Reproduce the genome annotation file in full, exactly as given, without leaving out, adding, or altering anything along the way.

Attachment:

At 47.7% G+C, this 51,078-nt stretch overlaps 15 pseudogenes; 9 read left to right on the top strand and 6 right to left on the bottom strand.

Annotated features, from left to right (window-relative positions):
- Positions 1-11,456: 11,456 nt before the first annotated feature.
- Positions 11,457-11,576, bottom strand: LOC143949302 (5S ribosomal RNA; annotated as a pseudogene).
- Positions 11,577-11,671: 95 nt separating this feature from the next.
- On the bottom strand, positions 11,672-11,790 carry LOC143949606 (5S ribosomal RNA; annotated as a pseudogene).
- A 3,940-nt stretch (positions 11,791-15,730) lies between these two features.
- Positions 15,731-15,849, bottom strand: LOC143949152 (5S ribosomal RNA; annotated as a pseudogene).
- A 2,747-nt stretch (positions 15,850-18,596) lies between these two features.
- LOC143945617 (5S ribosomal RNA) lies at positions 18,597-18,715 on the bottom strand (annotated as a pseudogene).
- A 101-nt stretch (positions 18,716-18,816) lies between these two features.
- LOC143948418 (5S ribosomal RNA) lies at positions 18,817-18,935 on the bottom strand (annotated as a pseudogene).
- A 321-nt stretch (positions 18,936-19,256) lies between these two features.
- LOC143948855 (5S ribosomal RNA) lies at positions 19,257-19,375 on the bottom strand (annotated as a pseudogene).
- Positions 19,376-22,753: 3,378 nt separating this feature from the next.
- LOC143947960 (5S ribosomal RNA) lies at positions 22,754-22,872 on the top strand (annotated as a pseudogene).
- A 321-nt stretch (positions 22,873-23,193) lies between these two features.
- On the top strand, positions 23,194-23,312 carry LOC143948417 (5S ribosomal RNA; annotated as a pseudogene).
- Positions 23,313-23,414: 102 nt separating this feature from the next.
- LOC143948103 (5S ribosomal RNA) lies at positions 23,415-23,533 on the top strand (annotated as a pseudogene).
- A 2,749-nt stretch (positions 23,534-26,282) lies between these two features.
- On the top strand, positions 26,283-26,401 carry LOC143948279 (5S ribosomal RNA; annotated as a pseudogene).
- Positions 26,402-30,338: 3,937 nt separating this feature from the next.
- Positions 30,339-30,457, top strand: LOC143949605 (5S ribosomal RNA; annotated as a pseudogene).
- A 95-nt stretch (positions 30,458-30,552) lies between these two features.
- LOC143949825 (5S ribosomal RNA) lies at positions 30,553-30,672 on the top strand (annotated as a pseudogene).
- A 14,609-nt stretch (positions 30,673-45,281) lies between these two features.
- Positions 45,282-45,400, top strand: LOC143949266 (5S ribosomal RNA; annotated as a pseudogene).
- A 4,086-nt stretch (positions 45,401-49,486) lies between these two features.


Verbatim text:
At 47.7% G+C, this 51,078-nt stretch overlaps 15 pseudogenes; 9 read left to right on the top strand and 6 right to left on the bottom strand.

Annotated features, from left to right (window-relative positions):
- Positions 1-11,456: 11,456 nt before the first annotated feature.
- Positions 11,457-11,576, bottom strand: LOC143949302 (5S ribosomal RNA; annotated as a pseudogene).
- Positions 11,577-11,671: 95 nt separating this feature from the next.
- On the bottom strand, positions 11,672-11,790 carry LOC143949606 (5S ribosomal RNA; annotated as a pseudogene).
- A 3,940-nt stretch (positions 11,791-15,730) lies between these two features.
- Positions 15,731-15,849, bottom strand: LOC143949152 (5S ribosomal RNA; annotated as a pseudogene).
- A 2,747-nt stretch (positions 15,850-18,596) lies between these two features.
- LOC143945617 (5S ribosomal RNA) lies at positions 18,597-18,715 on the bottom strand (annotated as a pseudogene).
- A 101-nt stretch (positions 18,716-18,816) lies between these two features.
- LOC143948418 (5S ribosomal RNA) lies at positions 18,817-18,935 on the bottom strand (annotated as a pseudogene).
- A 321-nt stretch (positions 18,936-19,256) lies between these two features.
- LOC143948855 (5S ribosomal RNA) lies at positions 19,257-19,375 on the bottom strand (annotated as a pseudogene).
- Positions 19,376-22,753: 3,378 nt separating this feature from the next.
- LOC143947960 (5S ribosomal RNA) lies at positions 22,754-22,872 on the top strand (annotated as a pseudogene).
- A 321-nt stretch (positions 22,873-23,193) lies between these two features.
- On the top strand, positions 23,194-23,312 carry LOC143948417 (5S ribosomal RNA; annotated as a pseudogene).
- Positions 23,313-23,414: 102 nt separating this feature from the next.
- LOC143948103 (5S ribosomal RNA) lies at positions 23,415-23,533 on the top strand (annotated as a pseudogene).
- A 2,749-nt stretch (positions 23,534-26,282) lies between these two features.
- On the top strand, positions 26,283-26,401 carry LOC143948279 (5S ribosomal RNA; annotated as a pseudogene).
- Positions 26,402-30,338: 3,937 nt separating this feature from the next.
- Positions 30,339-30,457, top strand: LOC143949605 (5S ribosomal RNA; annotated as a pseudogene).
- A 95-nt stretch (positions 30,458-30,552) lies between these two features.
- LOC143949825 (5S ribosomal RNA) lies at positions 30,553-30,672 on the top strand (annotated as a pseudogene).
- A 14,609-nt stretch (positions 30,673-45,281) lies between these two features.
- Positions 45,282-45,400, top strand: LOC143949266 (5S ribosomal RNA; annotated as a pseudogene).
- A 4,086-nt stretch (positions 45,401-49,486) lies between these two features.